UNITED NATIONS, September 19 - Briefing a ministerial meeting of the UN Security Council about Iraq on Friday, the UN Secretary-General's Special Representative for Iraq Nickolay Mladenov described advances and abuses by the Islamic State and called for united effort to address them.
Mladenov said "most recently ISIL [Islamic State of Iraq and the Levant] forces have been able to take the key town of Dulueeya in Salahadine Province. This not only exacerbated the existing humanitarian catastrophe, but it has demonstrated the group's continued capacity to gain territory."
Mladenov concluded that "this threat, grave as it is, can be addressed if Iraq, the region and the world work together and in the framework of the Charter of the UN and the relevant Security Council resolutions."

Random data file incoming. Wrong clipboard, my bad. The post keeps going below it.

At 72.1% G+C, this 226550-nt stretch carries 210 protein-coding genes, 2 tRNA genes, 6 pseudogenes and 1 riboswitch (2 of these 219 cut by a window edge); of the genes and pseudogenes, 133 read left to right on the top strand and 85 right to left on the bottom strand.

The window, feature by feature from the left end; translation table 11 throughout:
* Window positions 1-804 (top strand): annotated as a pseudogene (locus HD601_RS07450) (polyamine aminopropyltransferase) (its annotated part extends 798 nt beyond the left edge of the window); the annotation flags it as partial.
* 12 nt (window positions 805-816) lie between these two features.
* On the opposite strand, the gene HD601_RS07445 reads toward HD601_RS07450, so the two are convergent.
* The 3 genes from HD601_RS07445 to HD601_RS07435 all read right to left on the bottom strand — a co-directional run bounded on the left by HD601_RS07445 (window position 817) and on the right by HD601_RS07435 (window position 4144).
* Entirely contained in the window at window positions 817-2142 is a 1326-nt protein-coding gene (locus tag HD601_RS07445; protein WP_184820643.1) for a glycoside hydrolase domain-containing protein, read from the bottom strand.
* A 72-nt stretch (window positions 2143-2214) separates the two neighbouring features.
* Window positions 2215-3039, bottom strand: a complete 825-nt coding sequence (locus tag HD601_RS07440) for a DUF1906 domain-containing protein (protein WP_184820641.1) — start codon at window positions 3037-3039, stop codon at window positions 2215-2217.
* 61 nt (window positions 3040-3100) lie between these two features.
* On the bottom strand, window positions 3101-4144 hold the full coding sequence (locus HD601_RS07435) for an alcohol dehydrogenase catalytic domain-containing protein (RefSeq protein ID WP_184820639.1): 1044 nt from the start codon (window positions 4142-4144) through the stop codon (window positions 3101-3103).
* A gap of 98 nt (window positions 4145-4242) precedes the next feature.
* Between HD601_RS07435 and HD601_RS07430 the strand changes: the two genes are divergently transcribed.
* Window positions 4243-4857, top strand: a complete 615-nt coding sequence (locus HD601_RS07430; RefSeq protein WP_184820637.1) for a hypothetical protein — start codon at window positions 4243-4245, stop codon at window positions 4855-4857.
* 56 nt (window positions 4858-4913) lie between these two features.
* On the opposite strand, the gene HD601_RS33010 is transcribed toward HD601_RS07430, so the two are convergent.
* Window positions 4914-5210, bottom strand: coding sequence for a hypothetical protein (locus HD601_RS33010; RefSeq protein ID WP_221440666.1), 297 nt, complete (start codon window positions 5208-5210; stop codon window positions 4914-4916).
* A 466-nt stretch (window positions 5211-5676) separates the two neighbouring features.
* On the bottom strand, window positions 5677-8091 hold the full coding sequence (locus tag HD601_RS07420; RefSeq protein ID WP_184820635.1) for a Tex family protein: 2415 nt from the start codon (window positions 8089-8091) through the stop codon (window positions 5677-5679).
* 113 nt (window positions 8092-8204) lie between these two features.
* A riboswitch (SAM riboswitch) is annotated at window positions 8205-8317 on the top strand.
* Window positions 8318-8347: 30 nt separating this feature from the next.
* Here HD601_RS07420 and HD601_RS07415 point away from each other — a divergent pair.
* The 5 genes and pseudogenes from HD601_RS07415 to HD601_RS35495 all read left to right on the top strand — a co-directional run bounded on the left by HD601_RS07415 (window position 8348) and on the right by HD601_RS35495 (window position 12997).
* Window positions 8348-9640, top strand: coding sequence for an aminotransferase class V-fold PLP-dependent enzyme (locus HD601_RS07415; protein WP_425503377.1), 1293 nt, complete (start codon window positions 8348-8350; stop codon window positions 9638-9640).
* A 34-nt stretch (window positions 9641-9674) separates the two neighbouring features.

Enumerating the impact, Mladenov told the Security Council that "since January there have been at least 25,000 civilian casualties, including at least 8500 killed and more than 16,000 wounded. At least 4,700 civilians have been killed and some 6,500 wounded since the beginning of June."
Mladenov also emphasized that the Islamic State targets particular groups. "Minority communities, including Christians, Yezidis, Shabaks, Turkmen and others have been targeted by ISIL, who have sought systematically and deliberately to cleanse territories under their control, perpetrating acts that may amount to war crimes, crimes against humanity and possibly genocide."
The Islamic State is a Sunni jihadi group that has been fighting the Syrian government since 2012. In June 2014, it launched an offensive in Iraq, seizing vast areas in both countries and announcing the establishment of an Islamic caliphate on the territories under its control.